Report on the short term effects of seismic survey on scallops in Bass Strait

2 December 2010

The results of the project titled “Assessing the short-term impacts of seismic surveys on adult commercial scallops (Pecten fumatus) in Bass Strait’ are now finalised and available for release.

The study was undertaken by the Tasmanian Aquaculture and Fisheries Institute (TAFI) in the Bass Strait Central Zone Scallop Fishery between February and June 2010, to determine the short term effects of seismic surveying on adult Commercial Scallops (Pecten fumatus). The study aimed to determine the survival and health of adult scallops within impacted, semi-impacted and control areas up to two months after seismic surveying.

There was no evidence of short-term (less than 2 months) impacts from the seismic surveys on the survival or health of adult Commercial Scallops.

Samples of Commercial Scallops from the Bass Strait fishery are also being tested by the Commonwealth Scientific and Industrial Research Organisation’s (CSIRO’s) Australian Animal Health Laboratory for evidence of biological causes of the high scallop mortality. Results will be disseminated when they are available.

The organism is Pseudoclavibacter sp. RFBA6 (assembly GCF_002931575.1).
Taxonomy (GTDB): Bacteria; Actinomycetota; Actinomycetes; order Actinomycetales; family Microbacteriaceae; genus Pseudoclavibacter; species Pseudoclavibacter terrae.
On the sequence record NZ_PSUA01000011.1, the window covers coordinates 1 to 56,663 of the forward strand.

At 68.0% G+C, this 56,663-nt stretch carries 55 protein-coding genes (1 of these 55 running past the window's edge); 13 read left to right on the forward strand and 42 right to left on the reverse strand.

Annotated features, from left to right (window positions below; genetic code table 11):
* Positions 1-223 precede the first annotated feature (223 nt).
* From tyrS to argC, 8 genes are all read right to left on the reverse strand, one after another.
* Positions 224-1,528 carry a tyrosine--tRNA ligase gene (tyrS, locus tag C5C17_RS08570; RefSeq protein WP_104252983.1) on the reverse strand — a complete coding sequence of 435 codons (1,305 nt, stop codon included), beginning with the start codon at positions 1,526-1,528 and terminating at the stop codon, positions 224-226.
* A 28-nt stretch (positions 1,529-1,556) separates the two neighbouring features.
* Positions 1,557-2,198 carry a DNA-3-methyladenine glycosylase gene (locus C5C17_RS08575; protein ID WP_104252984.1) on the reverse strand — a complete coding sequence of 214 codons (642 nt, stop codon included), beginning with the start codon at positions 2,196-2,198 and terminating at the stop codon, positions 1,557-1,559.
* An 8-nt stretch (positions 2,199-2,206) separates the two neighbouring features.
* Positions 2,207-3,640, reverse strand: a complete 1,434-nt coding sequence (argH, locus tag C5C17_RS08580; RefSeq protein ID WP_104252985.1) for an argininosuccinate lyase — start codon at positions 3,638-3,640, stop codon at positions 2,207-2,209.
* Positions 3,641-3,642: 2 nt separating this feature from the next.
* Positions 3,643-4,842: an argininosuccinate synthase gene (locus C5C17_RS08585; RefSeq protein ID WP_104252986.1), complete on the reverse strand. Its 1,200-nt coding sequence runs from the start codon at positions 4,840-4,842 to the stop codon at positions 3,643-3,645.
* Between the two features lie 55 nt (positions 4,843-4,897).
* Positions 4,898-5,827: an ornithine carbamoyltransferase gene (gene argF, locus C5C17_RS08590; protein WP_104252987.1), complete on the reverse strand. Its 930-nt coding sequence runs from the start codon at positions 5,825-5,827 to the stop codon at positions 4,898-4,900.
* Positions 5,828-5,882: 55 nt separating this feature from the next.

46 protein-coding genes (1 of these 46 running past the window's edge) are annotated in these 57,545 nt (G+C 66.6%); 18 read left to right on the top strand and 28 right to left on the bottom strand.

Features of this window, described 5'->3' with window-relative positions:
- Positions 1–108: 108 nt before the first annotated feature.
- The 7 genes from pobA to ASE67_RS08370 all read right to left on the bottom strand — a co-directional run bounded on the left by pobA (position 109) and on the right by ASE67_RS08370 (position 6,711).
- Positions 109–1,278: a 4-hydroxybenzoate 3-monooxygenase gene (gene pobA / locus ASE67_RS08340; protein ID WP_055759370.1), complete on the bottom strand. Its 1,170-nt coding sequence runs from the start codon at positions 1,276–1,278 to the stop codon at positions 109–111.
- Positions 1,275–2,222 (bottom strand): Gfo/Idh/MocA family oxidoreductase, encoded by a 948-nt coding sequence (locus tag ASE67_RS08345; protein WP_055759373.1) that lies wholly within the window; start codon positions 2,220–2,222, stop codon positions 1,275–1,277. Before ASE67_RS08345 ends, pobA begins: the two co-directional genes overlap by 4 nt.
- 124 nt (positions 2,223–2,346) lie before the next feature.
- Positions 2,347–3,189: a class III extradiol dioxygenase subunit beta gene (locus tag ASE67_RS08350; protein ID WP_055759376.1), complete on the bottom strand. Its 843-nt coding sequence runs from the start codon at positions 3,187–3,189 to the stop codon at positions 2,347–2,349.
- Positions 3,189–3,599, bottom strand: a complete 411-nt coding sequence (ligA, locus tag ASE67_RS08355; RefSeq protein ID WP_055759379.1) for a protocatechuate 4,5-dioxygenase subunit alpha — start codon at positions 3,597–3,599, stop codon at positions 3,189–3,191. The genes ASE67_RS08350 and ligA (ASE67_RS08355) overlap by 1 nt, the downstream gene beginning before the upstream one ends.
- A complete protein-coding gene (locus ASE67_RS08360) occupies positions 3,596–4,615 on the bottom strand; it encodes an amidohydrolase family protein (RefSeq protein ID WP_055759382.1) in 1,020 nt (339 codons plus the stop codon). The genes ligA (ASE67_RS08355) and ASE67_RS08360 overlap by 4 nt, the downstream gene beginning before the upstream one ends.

• During the 2010 scallop season AFMA received numerous reports from industry that there was an increasing amount of dead and dying scallops being seen in the fishery. While some die off is a normal part of the life cycle, the reported level was concerning.
  • Through a media release on 2 November 2010, industry members in the Bass Strait Central Zone Scallop Fishery (BSCZSF) raised concerns about impacts of seismic testing in Bass Strait, linking it to a loss of an estimated 24,000 tonnes of scallops with a retail value in excess of $70 million.
  • At the request of the scallop fishing industry prior to the start of the 2010 fishing season, AFMA commissioned a study by TAFI into the impacts of the seismic survey on Commercial Scallops in the BSCZSF. The data collection component of the project was completed in two phases in late February 2010 and early June 2010.
  • AFMA also arranged for histological and pathological tests on commercial scallop samples by CSIRO’s Australian Animal Health Laboratory to assist in determining a possible cause for the decline in scallop stocks.
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